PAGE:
Network executives hope that the new strategy will prevent viewers from fleeing to other stations during the promotional breaks between programs, some of which can last up to eight minutes...
This is sad for two reasons. First, nobody wants to snap out of the Ken Burns zone for even a few seconds. As The Times points out in their coverage, PBS's chief selling point to both audiences and sponsors was the unbroken programming, a format that both felt more authentic and supports the in-depth focus of shows like Frontline or any of the network's many documentaries about everything you didn't think was so exceedingly interesting until you sat down and leaned in for an hour...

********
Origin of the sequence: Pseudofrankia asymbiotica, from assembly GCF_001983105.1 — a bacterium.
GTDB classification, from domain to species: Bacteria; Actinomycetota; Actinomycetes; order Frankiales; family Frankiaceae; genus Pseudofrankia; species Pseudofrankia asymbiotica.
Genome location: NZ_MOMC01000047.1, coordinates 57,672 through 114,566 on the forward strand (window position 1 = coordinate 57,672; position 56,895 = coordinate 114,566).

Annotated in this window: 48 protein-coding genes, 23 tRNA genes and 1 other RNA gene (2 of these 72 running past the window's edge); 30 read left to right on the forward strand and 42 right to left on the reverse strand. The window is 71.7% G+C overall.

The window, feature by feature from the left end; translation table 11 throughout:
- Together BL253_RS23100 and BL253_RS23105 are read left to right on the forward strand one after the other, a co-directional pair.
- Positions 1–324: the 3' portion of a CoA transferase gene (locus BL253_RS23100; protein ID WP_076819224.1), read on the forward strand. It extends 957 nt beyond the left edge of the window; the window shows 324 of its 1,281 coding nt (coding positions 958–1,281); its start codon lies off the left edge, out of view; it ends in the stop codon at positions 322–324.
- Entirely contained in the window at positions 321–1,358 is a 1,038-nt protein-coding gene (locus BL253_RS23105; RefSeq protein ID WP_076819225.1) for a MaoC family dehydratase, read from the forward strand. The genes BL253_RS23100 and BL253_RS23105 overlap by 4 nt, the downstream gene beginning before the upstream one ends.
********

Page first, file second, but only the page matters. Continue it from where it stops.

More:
Second, this latest shake-up draws further attention to how [PBS] is in trouble. Last week, on the heels of the same meeting during which executives unveiled the new interrupted programming structure, The Times also reported how a number of stations were withdrawing from the network because of record high dues, in some cases to be replaced with programming from religious networks.
01 June 2011
Commercials coming to PBS